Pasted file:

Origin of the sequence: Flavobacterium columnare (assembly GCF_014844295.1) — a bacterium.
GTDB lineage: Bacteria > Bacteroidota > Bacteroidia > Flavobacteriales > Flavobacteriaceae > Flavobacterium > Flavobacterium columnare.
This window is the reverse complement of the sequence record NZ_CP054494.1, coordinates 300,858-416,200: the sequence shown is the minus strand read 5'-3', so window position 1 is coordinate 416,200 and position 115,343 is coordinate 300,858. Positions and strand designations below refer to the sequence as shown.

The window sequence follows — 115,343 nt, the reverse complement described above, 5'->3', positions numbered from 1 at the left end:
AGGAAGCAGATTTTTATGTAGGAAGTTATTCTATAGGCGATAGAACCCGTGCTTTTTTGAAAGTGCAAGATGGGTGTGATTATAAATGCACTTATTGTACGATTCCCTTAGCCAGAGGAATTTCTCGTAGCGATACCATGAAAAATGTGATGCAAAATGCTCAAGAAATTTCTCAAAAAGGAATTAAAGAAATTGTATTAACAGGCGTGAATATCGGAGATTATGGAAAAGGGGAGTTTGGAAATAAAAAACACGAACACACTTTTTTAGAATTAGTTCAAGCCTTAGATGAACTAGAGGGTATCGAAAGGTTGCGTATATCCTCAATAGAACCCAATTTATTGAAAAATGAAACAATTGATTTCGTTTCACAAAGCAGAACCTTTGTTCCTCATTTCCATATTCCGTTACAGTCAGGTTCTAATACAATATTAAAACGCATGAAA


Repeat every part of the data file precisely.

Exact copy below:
Origin of the sequence: Flavobacterium columnare (assembly GCF_014844295.1) — a bacterium.
GTDB lineage: Bacteria > Bacteroidota > Bacteroidia > Flavobacteriales > Flavobacteriaceae > Flavobacterium > Flavobacterium columnare.
This window is the reverse complement of the sequence record NZ_CP054494.1, coordinates 300,858-416,200: the sequence shown is the minus strand read 5'-3', so window position 1 is coordinate 416,200 and position 115,343 is coordinate 300,858. Positions and strand designations below refer to the sequence as shown.

The window sequence follows — 115,343 nt, the reverse complement described above, 5'->3', positions numbered from 1 at the left end:
AGGAAGCAGATTTTTATGTAGGAAGTTATTCTATAGGCGATAGAACCCGTGCTTTTTTGAAAGTGCAAGATGGGTGTGATTATAAATGCACTTATTGTACGATTCCCTTAGCCAGAGGAATTTCTCGTAGCGATACCATGAAAAATGTGATGCAAAATGCTCAAGAAATTTCTCAAAAAGGAATTAAAGAAATTGTATTAACAGGCGTGAATATCGGAGATTATGGAAAAGGGGAGTTTGGAAATAAAAAACACGAACACACTTTTTTAGAATTAGTTCAAGCCTTAGATGAACTAGAGGGTATCGAAAGGTTGCGTATATCCTCAATAGAACCCAATTTATTGAAAAATGAAACAATTGATTTCGTTTCACAAAGCAGAACCTTTGTTCCTCATTTCCATATTCCGTTACAGTCAGGTTCTAATACAATATTAAAACGCATGAAA